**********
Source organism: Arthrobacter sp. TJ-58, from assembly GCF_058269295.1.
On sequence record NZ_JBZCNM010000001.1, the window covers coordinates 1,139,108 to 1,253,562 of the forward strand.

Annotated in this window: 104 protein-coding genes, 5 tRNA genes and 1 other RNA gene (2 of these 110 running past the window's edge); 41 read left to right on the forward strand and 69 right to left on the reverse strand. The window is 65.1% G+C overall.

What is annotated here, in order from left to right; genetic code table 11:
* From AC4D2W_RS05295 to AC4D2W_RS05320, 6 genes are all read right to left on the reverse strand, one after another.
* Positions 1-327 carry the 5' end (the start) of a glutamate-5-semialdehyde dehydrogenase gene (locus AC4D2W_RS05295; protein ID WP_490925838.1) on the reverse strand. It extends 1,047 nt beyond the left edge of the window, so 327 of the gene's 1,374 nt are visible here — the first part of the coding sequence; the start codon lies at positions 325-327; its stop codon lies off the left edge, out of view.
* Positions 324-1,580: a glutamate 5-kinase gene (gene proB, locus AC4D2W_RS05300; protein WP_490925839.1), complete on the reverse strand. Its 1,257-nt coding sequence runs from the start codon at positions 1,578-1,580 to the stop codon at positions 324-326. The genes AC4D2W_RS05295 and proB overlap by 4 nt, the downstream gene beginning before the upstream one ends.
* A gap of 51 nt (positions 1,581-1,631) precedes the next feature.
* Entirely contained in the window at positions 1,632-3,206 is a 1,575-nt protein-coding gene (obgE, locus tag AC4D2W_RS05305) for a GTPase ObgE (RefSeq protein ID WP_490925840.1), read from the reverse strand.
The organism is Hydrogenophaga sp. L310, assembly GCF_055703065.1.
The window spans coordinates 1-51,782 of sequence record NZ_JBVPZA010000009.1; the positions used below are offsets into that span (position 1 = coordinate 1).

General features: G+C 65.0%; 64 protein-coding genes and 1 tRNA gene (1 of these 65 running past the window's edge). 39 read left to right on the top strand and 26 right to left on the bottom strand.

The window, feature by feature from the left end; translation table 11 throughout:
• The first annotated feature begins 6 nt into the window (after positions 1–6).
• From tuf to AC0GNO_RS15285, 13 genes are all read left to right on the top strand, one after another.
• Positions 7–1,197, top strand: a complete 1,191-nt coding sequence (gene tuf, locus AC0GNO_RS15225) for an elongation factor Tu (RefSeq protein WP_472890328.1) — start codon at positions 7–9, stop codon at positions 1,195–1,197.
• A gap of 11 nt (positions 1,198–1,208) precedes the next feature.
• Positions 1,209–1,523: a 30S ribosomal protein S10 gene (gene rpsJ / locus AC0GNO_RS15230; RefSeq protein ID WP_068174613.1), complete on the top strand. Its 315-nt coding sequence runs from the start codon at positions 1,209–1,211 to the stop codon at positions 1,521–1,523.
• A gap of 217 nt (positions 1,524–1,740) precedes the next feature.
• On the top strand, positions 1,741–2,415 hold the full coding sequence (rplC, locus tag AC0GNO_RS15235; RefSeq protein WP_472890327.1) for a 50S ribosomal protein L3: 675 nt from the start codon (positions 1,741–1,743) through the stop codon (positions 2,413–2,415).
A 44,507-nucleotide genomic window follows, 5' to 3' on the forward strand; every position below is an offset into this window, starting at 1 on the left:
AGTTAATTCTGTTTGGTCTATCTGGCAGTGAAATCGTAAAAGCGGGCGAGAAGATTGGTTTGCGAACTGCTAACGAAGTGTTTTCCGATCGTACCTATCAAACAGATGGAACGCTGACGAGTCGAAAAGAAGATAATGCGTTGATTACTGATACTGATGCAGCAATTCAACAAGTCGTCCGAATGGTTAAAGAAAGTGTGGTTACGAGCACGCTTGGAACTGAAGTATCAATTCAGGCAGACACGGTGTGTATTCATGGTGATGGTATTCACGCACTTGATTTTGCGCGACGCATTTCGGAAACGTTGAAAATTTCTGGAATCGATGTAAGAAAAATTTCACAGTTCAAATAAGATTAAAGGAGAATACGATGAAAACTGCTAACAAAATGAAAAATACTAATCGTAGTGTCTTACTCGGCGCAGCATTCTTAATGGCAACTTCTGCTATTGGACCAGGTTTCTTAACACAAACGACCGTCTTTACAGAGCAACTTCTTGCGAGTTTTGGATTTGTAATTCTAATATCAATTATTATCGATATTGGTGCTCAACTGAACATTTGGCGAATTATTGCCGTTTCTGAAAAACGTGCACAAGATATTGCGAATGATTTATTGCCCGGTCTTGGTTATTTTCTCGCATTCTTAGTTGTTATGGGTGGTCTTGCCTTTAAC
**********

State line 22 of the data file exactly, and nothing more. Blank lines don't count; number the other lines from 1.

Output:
AGTTAATTCTGTTTGGTCTATCTGGCAGTGAAATCGTAAAAGCGGGCGAGAAGATTGGTTTGCGAACTGCTAACGAAGTGTTTTCCGATCGTACCTATCAAACAGATGGAACGCTGACGAGTCGAAAAGAAGATAATGCGTTGATTACTGATACTGATGCAGCAATTCAACAAGTCGTCCGAATGGTTAAAGAAAGTGTGGTTACGAGCACGCTTGGAACTGAAGTATCAATTCAGGCAGACACGGTGTGTATTCATGGTGATGGTATTCACGCACTTGATTTTGCGCGACGCATTTCGGAAACGTTGAAAATTTCTGGAATCGATGTAAGAAAAATTTCACAGTTCAAATAAGATTAAAGGAGAATACGATGAAAACTGCTAACAAAATGAAAAATACTAATCGTAGTGTCTTACTCGGCGCAGCATTCTTAATGGCAACTTCTGCTATTGGACCAGGTTTCTTAACACAAACGACCGTCTTTACAGAGCAACTTCTTGCGAGTTTTGGATTTGTAATTCTAATATCAATTATTATCGATATTGGTGCTCAACTGAACATTTGGCGAATTATTGCCGTTTCTGAAAAACGTGCACAAGATATTGCGAATGATTTATTGCCCGGTCTTGGTTATTTTCTCGCATTCTTAGTTGTTATGGGTGGTCTTGCCTTTAAC